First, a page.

Now entering its landmark fifth year, the Toronto Black Film Festival (running from February 15th to the 19th at various city venues) finds itself more relevant than ever. Given the volatile state of race relations in the world at the moment – and many examples that show racial sensitivities regressing instead of progressing – this celebration of black cinema from around the world has become even more vital and indispensable. This year’s line-up of features, documentaries, shorts, and special events speaks to a larger discussion of what it means to be black in a challenging, sometimes openly depressing world.
The Toronto Black Film Festival brings stories of hardship, sacrifice, and perseverance, but also empowering history lessons, joyous celebrations, and a fair bit of good fun and entertainment. There’s something for everyone here, and the festival proudly showcases a vibrant black filmmaking community that often goes overlooked by the mainstream in favour of safer, more whitewashed fare with a lot more money behind it.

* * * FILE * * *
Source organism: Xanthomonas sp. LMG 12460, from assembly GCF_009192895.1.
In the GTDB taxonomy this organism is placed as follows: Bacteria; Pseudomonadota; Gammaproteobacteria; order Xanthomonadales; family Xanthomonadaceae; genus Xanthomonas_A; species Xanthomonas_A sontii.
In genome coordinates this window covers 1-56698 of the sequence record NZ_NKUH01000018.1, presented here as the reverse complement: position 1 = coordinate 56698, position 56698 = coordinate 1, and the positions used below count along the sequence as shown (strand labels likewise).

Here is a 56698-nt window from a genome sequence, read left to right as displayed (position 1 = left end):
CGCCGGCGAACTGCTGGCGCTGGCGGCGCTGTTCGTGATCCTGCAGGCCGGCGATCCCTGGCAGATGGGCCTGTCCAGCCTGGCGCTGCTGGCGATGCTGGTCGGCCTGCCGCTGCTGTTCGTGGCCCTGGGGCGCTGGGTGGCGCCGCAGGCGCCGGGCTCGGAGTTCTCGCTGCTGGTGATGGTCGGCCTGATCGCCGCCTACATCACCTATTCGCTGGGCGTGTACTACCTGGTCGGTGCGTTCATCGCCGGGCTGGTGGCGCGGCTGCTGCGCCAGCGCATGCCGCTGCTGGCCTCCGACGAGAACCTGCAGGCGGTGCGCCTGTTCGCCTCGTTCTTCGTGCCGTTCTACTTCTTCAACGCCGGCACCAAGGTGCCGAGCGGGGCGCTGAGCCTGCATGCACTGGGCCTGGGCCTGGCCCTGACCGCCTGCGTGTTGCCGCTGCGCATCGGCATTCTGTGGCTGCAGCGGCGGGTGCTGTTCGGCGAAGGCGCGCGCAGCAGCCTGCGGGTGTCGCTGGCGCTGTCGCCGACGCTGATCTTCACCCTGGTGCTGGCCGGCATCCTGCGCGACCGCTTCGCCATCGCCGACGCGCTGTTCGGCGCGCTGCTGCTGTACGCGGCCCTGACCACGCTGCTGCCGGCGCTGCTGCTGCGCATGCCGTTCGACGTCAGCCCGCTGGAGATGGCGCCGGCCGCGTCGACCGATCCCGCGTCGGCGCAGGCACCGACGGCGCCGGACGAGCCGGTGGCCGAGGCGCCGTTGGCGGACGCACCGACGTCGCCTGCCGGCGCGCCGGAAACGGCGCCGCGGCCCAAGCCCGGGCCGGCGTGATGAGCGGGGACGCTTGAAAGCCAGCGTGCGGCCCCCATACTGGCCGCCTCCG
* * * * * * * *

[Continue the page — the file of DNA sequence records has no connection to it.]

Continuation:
The festival kicks off at Isabel Bader Theatre on the 15th with the opening night presentation of Tell Them We Are Rising: The Story of Historically Black Colleges and Universities. Screening at Sundance earlier this year, Tell Them We Are Rising is the latest documentary from Stanley Nelson, who’s The Black Panthers: Vanguard of the Revolution is one of the best docs of the decade thus far.
Nelson traces the history of African-American controlled institutions of higher learning from the height of slavery – when blacks had to fight for their education, or, more likely than not, teach themselves – to the modern era, where such colleges and universities remain culturally and academically relevant. Rigorously researched and boasting insightful interviews with historians, scholars, teachers, and students, Tell Them We Are Rising traces not only the history of educational systems in America, but also how the controlling of education has remained a nefarious tactic by those in power to maintain a sense of status quo. Nelson does justice to those dedicated enough to fight and make sure that education was more than something to be used as a symbol of status and worth.